BlackBerry or CrakBerry? Is the BlackBerry Pearl as addictive like its predecessors? Is it going to spread the addiction to the masses instead of being limited to the high-paid professionals who walk from conference room to conference room while staring at their BlackBerry screens looking for answers? Well if you want to learn more, and if you haven’t yet seen Wilson Rothman’s latest article in Time magazine about the BlackBerry Pearl titled “A Smart Phone for Dummies”, you can still see it online at:
What is a smartphone good for if it doesn’t let you multi-task? So you’re talking on the phone and you want to take notes, or check calendar, or lookup a contact, or conference call with a third person? Or maybe you’re composing an e-mail and you want to look up calendar or check your notes or browse the web for some information? The BlackBerry Pearl does all this quite well.
Taking notes while on the phone?
Just to give you an example, when you’re on the phone (obviously while on the go and without the luxury of having your computer or a piece of paper handy) and decide that you need to capture some important notes, this capability is just two clicks away when you are using the BlackBerry Pearl.
You press the menu key, and from the menu select Notes. The call screen extends and allow you to type your notes. Well that is not all. When you finish the call, your note is saved, and it will appear in the Messages list where the call is logged. When you want to view or forward your notes to someone later, you know exactly where to look for it (by the way, for calls to be logged, you need to first enable call logging from the phone application options screen).
Browsing and the internet
So far the browsing on the BlackBerry Pearl has been fairly smooth, and as I described yesterday, the EDGE network that the BlackBerry Pearl by T-Mobile uses, seems to be 2 to 4 times faster than GPRS—not as fast as the EDVO network used by Verizon and Sprint but satisfactory for normal surfing.
Today, I tried to do the not-so-normal surfing which consisted of filling out a Web form (the same survey form that I used with the Treo 700p, Treo 700w, and Motorola Q earlier in the experiment). First of all the browsing experience and moving from link to link and field to field were quite pleasant. The BlackBerry Pearl browser takes you through the links and fields smoothly highlighting clearly the one that is currently selected. In addition, the Trackball makes this process easy and efficient.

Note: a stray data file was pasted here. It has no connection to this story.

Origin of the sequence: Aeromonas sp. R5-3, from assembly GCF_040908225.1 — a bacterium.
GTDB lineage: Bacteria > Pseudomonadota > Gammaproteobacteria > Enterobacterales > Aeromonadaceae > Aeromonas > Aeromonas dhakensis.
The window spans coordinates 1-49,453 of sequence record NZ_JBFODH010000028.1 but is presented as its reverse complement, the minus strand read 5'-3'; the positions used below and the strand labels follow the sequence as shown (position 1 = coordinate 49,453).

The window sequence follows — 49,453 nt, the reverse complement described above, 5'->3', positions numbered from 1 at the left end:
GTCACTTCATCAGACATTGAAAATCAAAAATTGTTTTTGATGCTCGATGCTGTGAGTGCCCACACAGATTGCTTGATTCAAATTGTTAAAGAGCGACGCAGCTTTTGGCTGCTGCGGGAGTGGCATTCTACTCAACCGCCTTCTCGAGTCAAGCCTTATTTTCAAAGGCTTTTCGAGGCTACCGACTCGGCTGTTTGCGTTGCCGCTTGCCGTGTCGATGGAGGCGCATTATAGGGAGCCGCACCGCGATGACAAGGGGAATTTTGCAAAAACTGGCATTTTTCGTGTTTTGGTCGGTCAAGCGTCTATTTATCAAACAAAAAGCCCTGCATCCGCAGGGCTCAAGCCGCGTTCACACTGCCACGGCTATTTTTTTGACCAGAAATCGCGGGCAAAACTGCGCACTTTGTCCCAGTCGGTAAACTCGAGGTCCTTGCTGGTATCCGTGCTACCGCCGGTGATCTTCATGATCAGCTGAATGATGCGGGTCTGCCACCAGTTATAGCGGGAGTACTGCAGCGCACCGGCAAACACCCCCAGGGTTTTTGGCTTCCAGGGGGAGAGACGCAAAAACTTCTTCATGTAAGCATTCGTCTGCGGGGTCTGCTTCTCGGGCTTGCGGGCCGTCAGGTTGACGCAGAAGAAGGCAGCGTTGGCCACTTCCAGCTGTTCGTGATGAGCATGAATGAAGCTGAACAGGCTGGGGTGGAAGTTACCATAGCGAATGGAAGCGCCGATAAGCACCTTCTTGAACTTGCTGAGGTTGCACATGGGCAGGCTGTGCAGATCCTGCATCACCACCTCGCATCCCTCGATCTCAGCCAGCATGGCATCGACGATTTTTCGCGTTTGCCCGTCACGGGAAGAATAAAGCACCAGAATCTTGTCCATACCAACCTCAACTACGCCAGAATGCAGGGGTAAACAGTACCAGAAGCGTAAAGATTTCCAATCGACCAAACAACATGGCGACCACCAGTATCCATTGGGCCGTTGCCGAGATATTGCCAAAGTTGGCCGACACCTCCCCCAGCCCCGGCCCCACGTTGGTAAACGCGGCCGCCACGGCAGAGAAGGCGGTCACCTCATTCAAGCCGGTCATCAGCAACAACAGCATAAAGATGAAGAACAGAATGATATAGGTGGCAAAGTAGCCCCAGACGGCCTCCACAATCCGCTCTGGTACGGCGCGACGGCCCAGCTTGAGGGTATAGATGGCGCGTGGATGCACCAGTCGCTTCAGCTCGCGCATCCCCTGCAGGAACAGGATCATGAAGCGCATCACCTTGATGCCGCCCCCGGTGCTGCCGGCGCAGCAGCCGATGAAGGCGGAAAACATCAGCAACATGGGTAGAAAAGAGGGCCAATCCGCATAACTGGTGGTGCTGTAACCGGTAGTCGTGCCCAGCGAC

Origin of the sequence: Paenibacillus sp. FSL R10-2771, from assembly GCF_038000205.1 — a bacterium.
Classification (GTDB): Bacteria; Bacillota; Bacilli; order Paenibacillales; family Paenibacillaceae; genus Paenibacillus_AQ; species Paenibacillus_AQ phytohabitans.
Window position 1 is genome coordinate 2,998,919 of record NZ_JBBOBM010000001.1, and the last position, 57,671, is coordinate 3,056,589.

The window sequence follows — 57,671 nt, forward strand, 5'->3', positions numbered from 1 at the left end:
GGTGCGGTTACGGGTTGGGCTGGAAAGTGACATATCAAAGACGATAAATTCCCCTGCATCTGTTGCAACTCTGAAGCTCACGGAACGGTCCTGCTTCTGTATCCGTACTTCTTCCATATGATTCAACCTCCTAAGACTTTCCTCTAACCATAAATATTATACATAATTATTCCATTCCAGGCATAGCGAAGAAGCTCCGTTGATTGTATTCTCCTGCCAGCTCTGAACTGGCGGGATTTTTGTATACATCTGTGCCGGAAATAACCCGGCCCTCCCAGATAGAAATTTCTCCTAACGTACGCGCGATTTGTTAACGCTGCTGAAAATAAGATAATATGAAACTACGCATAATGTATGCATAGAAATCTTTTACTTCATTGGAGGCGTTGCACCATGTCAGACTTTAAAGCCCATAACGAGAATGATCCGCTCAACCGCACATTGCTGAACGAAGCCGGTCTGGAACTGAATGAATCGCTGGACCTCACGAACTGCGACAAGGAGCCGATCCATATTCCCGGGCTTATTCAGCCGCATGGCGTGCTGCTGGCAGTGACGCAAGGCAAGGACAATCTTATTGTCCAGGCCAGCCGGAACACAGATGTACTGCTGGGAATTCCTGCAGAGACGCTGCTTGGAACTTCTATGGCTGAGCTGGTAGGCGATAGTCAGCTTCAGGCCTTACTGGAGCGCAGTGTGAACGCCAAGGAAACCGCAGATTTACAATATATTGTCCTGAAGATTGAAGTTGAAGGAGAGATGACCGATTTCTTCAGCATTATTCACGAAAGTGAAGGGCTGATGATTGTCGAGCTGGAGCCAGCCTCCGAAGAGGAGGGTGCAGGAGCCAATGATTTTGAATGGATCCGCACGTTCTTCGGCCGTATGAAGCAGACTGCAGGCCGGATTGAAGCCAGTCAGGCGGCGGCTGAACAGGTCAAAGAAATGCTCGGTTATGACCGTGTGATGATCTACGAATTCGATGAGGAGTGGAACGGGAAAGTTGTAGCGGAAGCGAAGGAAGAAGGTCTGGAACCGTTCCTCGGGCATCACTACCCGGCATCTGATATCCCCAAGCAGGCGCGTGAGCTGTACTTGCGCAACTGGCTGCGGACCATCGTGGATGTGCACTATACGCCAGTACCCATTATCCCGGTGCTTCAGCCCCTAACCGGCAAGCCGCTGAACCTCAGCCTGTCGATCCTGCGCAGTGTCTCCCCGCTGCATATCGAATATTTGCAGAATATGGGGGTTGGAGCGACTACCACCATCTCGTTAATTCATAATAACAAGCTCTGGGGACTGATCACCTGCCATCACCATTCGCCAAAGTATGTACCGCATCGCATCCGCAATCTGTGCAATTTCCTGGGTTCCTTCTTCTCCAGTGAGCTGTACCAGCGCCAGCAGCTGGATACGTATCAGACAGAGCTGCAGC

The option buttons and checkboxes on the Web form however presented a problem. I wasn’t able to check them. I tried to select them and then click on the Trackball and I also tried the space key but neither of these worked. This wasn’t a problem for the Treo 700p and Treo 700w because of the stylus and the touch screen (I was able to use the stylus to click on the option button or checkbox on the touch screen) but it was a problem for the Motorola Q which did not have a stylus. This issue will probably require further research.
The Excel spreadsheet attachment I received today was easy to work with. I could easily zoom, navigate around, and move from sheet to sheet. Editing attachments though such as Excel, Word, and PowerPoint documents is not possible on the BlackBerry Pearl out-of-the-box. In the past, with previous BlackBerry modules, we used a third party add-on application called eOffice to edit such documents. I haven’t checked if this application is already available for the BlackBerry Pearl, but I imagine that such add-on’s will be available sooner or later.
The PDF attachment however took some time to download (the text downloaded fairly quickly but the images took a while as you would expect). I am not sure if the EDGE network is suitable for such downloads. For most users this is probably not a problem, but if you are expecting to view large images on your handheld, the EDGE network may not be your first choice.
The Voice Dialing capability in the BlackBerry Pearl is very similar to the one in the Motorola Q (see day 26). It was difficult for the voice recognition system to differentiate between Susan and Susanne, but otherwise, it was able to successfully pick up some contacts from the address book and dial their numbers.
Sending Voice Notes
Another nifty little application on the BlackBerry Pearl is the “Send Voice Note” application. I just sent a voice note via e-mail to someone and now waiting to see what will come back!
Was the BlackBerry Pearl designed with drivers in mind? Actually this may be true for many of today’s smartphones. As I was experimenting today with voice dialing and voice notes, this “driver friendly smartphone” idea came to mind.
With the BlackBerry Pearl, and smartphones with these capabilities, you can dial someone’s phone number with voice commands, or use a speed dial to check your voice mail (see day #32), send a voice note instead of typing an e-mail, find your way using the Maps application when you’re stranded someplace, and quickly type a short message using your AutoText abbreviations when you are stopped at a red light (even though this last one is not necessarily recommended).
With the BlackBerry Pearl, not only you can do all of the above, but you can do it with one hand. I find it actually more challenging to use the device with both hands, so it is almost assumed that you are using it with one hand.
One last thing I did today is to move the “Keyboard Lock” application to the top of the application menu, so that I can lock the keyboard quickly before I slide the BlackBerry Pearl in my pocket (instead of having to scroll down to the bottom of the menu).
Tomorrow is the last day for the BlackBerry Pearl, so I will be summarizing the last 9 days and then moving to the next device!